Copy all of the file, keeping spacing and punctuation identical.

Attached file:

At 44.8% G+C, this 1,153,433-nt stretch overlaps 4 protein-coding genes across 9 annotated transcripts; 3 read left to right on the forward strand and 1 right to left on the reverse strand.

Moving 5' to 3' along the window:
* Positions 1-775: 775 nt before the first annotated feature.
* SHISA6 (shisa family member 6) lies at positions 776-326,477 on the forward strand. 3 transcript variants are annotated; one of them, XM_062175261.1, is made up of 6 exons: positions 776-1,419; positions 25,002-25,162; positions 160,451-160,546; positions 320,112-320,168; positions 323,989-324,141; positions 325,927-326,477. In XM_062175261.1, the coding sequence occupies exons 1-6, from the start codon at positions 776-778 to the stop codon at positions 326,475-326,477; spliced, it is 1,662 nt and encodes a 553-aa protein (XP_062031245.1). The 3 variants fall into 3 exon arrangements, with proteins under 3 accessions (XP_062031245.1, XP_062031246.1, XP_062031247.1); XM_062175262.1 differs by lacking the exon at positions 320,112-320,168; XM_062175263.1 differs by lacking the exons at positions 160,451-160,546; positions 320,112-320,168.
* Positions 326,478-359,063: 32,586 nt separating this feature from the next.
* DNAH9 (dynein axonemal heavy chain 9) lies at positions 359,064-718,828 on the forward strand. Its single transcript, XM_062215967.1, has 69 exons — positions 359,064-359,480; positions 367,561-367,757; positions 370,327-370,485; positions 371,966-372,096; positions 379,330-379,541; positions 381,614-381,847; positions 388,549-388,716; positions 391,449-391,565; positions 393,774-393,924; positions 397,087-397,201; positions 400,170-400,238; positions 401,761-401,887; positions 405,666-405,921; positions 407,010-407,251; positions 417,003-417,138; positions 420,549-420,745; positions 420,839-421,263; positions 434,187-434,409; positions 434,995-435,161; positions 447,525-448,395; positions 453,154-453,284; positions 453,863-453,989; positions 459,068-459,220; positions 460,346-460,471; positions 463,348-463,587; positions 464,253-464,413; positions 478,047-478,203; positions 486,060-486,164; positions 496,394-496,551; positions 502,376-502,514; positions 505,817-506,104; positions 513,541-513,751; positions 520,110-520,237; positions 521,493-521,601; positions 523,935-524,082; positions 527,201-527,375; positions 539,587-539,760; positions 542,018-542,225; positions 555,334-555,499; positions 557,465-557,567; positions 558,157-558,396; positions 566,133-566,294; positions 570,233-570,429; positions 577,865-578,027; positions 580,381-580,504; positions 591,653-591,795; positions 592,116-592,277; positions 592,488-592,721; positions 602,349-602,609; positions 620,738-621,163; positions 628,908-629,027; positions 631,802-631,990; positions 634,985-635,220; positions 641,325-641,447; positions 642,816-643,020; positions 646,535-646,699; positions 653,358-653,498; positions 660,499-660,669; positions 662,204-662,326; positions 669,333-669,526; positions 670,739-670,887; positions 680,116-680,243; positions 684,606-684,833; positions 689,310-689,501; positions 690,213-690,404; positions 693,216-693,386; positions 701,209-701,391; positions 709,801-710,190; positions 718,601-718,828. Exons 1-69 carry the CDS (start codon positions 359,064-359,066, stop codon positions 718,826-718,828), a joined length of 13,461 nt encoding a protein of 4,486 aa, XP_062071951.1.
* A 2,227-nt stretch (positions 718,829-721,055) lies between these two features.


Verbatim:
At 44.8% G+C, this 1,153,433-nt stretch overlaps 4 protein-coding genes across 9 annotated transcripts; 3 read left to right on the forward strand and 1 right to left on the reverse strand.

Moving 5' to 3' along the window:
* Positions 1-775: 775 nt before the first annotated feature.
* SHISA6 (shisa family member 6) lies at positions 776-326,477 on the forward strand. 3 transcript variants are annotated; one of them, XM_062175261.1, is made up of 6 exons: positions 776-1,419; positions 25,002-25,162; positions 160,451-160,546; positions 320,112-320,168; positions 323,989-324,141; positions 325,927-326,477. In XM_062175261.1, the coding sequence occupies exons 1-6, from the start codon at positions 776-778 to the stop codon at positions 326,475-326,477; spliced, it is 1,662 nt and encodes a 553-aa protein (XP_062031245.1). The 3 variants fall into 3 exon arrangements, with proteins under 3 accessions (XP_062031245.1, XP_062031246.1, XP_062031247.1); XM_062175262.1 differs by lacking the exon at positions 320,112-320,168; XM_062175263.1 differs by lacking the exons at positions 160,451-160,546; positions 320,112-320,168.
* Positions 326,478-359,063: 32,586 nt separating this feature from the next.
* DNAH9 (dynein axonemal heavy chain 9) lies at positions 359,064-718,828 on the forward strand. Its single transcript, XM_062215967.1, has 69 exons — positions 359,064-359,480; positions 367,561-367,757; positions 370,327-370,485; positions 371,966-372,096; positions 379,330-379,541; positions 381,614-381,847; positions 388,549-388,716; positions 391,449-391,565; positions 393,774-393,924; positions 397,087-397,201; positions 400,170-400,238; positions 401,761-401,887; positions 405,666-405,921; positions 407,010-407,251; positions 417,003-417,138; positions 420,549-420,745; positions 420,839-421,263; positions 434,187-434,409; positions 434,995-435,161; positions 447,525-448,395; positions 453,154-453,284; positions 453,863-453,989; positions 459,068-459,220; positions 460,346-460,471; positions 463,348-463,587; positions 464,253-464,413; positions 478,047-478,203; positions 486,060-486,164; positions 496,394-496,551; positions 502,376-502,514; positions 505,817-506,104; positions 513,541-513,751; positions 520,110-520,237; positions 521,493-521,601; positions 523,935-524,082; positions 527,201-527,375; positions 539,587-539,760; positions 542,018-542,225; positions 555,334-555,499; positions 557,465-557,567; positions 558,157-558,396; positions 566,133-566,294; positions 570,233-570,429; positions 577,865-578,027; positions 580,381-580,504; positions 591,653-591,795; positions 592,116-592,277; positions 592,488-592,721; positions 602,349-602,609; positions 620,738-621,163; positions 628,908-629,027; positions 631,802-631,990; positions 634,985-635,220; positions 641,325-641,447; positions 642,816-643,020; positions 646,535-646,699; positions 653,358-653,498; positions 660,499-660,669; positions 662,204-662,326; positions 669,333-669,526; positions 670,739-670,887; positions 680,116-680,243; positions 684,606-684,833; positions 689,310-689,501; positions 690,213-690,404; positions 693,216-693,386; positions 701,209-701,391; positions 709,801-710,190; positions 718,601-718,828. Exons 1-69 carry the CDS (start codon positions 359,064-359,066, stop codon positions 718,826-718,828), a joined length of 13,461 nt encoding a protein of 4,486 aa, XP_062071951.1.
* A 2,227-nt stretch (positions 718,829-721,055) lies between these two features.